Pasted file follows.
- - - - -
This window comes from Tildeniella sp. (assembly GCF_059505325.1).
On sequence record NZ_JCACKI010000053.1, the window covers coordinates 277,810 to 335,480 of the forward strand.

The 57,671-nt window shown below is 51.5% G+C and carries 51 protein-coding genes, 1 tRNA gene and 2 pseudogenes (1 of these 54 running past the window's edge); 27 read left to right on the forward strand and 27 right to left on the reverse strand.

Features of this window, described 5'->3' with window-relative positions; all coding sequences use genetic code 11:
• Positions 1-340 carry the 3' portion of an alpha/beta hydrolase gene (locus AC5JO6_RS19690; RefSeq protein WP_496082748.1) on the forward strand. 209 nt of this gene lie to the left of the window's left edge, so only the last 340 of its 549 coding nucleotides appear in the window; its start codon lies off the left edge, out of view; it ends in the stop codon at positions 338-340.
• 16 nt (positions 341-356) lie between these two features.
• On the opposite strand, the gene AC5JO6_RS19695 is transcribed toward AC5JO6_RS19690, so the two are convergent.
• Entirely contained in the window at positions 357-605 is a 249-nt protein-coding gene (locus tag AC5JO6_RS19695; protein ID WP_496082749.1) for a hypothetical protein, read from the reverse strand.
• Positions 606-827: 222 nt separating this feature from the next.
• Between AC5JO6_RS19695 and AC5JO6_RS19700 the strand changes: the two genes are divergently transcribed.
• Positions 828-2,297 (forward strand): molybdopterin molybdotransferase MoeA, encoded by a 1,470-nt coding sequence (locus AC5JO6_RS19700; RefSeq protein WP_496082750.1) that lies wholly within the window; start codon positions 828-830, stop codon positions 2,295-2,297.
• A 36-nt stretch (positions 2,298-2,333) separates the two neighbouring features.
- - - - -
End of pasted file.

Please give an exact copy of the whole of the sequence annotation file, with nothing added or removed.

This window comes from Tildeniella sp. (assembly GCF_059505325.1).
On sequence record NZ_JCACKI010000053.1, the window covers coordinates 277,810 to 335,480 of the forward strand.

The 57,671-nt window shown below is 51.5% G+C and carries 51 protein-coding genes, 1 tRNA gene and 2 pseudogenes (1 of these 54 running past the window's edge); 27 read left to right on the forward strand and 27 right to left on the reverse strand.

Features of this window, described 5'->3' with window-relative positions; all coding sequences use genetic code 11:
• Positions 1-340 carry the 3' portion of an alpha/beta hydrolase gene (locus AC5JO6_RS19690; RefSeq protein WP_496082748.1) on the forward strand. 209 nt of this gene lie to the left of the window's left edge, so only the last 340 of its 549 coding nucleotides appear in the window; its start codon lies off the left edge, out of view; it ends in the stop codon at positions 338-340.
• 16 nt (positions 341-356) lie between these two features.
• On the opposite strand, the gene AC5JO6_RS19695 is transcribed toward AC5JO6_RS19690, so the two are convergent.
• Entirely contained in the window at positions 357-605 is a 249-nt protein-coding gene (locus tag AC5JO6_RS19695; protein ID WP_496082749.1) for a hypothetical protein, read from the reverse strand.
• Positions 606-827: 222 nt separating this feature from the next.
• Between AC5JO6_RS19695 and AC5JO6_RS19700 the strand changes: the two genes are divergently transcribed.
• Positions 828-2,297 (forward strand): molybdopterin molybdotransferase MoeA, encoded by a 1,470-nt coding sequence (locus AC5JO6_RS19700; RefSeq protein WP_496082750.1) that lies wholly within the window; start codon positions 828-830, stop codon positions 2,295-2,297.
• A 36-nt stretch (positions 2,298-2,333) separates the two neighbouring features.